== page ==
HourCar won its Golden Ticket for the Overnight Website Challenge as part of their win at the 2011 Social Venture Cup at the Engaged Philanthropy Conference.
Paired with Push 'n Run
Americans are car dependent and Twin Citians particularly so. While private vehicles have contributed to a sense of personal freedom and productivity, the resulting car-centric culture has also led to pollution, household financial stress, social isolation, physical inactivity, sprawling development, and deaths from accidents in the tens of thousands each year. Car ownership is an expensive burden on most Twin Cities households: from up-front costs, insurance, and gasoline to depreciation, financing costs, recurring taxes and fees, maintenance, and repairs, owning even a modest vehicle costs between $5,000 and $8,00 year in, year out.
HOURCAR makes car ownership optional for the lucky residents of the Minneapolis and Saint Paul metro area.
HOURCAR members pay a small application fee and complete an online training and test. We check their driving history and mail them a personal key "fob" that opens all the vehicles in our fleet. Whenever they need a car, members visit HOURCAR's online reservations system (or call our 24-hour support staff) and reserve any car in the system for their trip. Their monthly invoice includes a nominal fee for dues ($5-$15) plus a few dollars per reserved hour and $0.25 per mile driven. The average HOURCAR member spends just $35 per month on shared car use.
Car sharing fills an important transportation need. Thanks to a combination of buses, the expanding light rail system, and a growing network of bicycle and pedestrian amenities in the urban core, it's relatively easy for most local residents to commute to work and back without using a car. The cost of these options ranges from negligible (walking shoes and a raincoat/umbrella) to a couple hundred dollars for a refurbished bicycle, to $85 per month for an unlimited-ride rush hour pass on a local bus. Even better, seniors, youth, and persons with disabilities enjoy significant discounts on transit.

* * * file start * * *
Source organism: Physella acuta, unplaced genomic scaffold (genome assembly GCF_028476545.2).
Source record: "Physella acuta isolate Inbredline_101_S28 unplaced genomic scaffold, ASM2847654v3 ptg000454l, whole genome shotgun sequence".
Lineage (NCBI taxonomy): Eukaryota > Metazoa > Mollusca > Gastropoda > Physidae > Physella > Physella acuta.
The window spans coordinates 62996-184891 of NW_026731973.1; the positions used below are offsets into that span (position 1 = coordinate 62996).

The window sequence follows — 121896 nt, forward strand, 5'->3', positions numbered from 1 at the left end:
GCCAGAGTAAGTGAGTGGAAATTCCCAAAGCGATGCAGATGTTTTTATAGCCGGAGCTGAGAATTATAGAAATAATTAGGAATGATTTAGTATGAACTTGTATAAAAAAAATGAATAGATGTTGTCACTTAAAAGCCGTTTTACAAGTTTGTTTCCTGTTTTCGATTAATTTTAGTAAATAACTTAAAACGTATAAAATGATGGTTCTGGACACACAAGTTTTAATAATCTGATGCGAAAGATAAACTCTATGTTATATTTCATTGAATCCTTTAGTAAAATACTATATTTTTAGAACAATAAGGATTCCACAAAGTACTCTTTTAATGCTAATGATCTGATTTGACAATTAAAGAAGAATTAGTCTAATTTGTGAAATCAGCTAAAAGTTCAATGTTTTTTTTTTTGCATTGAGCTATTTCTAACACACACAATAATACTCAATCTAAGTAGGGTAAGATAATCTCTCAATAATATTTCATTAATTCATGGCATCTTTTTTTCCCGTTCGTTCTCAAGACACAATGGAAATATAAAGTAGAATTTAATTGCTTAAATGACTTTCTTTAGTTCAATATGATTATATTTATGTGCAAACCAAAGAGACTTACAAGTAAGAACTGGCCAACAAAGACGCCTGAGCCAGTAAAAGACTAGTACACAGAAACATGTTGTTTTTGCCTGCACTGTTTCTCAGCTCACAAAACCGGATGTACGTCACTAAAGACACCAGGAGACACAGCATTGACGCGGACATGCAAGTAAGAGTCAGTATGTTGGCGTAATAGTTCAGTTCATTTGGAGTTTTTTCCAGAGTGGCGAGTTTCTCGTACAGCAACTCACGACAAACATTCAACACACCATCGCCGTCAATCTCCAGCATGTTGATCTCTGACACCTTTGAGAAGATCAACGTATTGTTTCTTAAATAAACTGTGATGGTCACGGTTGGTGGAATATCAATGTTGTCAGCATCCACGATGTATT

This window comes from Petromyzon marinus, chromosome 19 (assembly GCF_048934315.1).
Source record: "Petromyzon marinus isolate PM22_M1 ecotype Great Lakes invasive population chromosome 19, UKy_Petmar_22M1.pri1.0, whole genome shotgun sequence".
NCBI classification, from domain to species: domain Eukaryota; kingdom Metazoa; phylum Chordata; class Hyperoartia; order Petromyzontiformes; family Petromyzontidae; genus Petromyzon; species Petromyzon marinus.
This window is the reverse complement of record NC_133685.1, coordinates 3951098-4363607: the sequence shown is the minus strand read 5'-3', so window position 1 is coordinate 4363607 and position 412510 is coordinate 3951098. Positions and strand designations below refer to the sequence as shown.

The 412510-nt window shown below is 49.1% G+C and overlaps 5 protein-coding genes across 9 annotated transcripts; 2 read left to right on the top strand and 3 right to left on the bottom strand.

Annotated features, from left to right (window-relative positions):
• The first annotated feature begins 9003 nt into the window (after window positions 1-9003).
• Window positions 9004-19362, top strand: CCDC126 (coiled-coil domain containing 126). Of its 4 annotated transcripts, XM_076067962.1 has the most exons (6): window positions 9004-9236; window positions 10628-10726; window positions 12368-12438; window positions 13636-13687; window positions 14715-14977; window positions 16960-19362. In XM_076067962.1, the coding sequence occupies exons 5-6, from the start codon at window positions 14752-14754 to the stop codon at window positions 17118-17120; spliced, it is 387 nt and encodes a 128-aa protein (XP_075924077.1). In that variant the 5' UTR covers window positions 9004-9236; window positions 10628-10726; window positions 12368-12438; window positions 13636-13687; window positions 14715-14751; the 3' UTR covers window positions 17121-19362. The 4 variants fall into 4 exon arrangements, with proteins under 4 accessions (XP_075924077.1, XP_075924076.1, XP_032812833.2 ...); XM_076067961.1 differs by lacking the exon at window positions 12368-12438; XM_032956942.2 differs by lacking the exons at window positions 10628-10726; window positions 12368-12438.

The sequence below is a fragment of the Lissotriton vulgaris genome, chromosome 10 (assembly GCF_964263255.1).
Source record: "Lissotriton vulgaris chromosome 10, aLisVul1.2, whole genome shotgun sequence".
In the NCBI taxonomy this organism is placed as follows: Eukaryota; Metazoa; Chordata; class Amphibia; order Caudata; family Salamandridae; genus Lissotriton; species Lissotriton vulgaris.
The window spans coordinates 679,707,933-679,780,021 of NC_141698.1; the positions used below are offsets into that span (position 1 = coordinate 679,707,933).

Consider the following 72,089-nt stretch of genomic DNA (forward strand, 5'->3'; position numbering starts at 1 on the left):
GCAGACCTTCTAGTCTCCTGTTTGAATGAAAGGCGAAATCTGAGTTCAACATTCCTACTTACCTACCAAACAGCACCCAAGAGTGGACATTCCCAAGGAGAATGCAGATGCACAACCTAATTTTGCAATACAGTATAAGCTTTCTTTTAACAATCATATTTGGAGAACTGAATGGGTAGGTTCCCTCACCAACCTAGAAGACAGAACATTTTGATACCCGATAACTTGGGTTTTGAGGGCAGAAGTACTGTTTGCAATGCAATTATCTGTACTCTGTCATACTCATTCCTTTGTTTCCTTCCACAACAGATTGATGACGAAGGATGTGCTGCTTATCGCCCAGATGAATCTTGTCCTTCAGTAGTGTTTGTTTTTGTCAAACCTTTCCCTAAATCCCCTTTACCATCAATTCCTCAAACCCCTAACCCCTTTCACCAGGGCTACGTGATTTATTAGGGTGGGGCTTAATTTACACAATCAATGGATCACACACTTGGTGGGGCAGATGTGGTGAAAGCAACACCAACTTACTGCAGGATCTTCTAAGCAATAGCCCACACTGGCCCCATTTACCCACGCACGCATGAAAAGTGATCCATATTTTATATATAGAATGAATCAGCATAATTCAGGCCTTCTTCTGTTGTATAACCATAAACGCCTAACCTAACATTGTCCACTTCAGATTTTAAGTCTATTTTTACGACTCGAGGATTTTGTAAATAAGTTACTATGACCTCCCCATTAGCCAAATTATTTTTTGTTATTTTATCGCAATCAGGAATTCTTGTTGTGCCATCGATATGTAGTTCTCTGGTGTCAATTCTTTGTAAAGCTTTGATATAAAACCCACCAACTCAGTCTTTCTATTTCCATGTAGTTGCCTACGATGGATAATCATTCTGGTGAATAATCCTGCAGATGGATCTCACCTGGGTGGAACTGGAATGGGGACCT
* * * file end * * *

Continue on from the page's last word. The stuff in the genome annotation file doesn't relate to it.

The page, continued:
Unfortunately, even the most well-prepared and intrepid travelers find that some trips are hard to make without a private car. Here's where HOURCAR comes in:
- An impromptu visit to the pediatrician with a sick toddler
- A discount store trip for dog food, toilet paper, laundry detergent, and a garden hose (try that on a bus)
- An outing to an elderly parent's house in a nearby suburb, then a stop at the drug store, then back to the parent's house, then to the grocery store and back then home
- A short weekend camping excursion to a regional park
- Community Issue
- Economic Development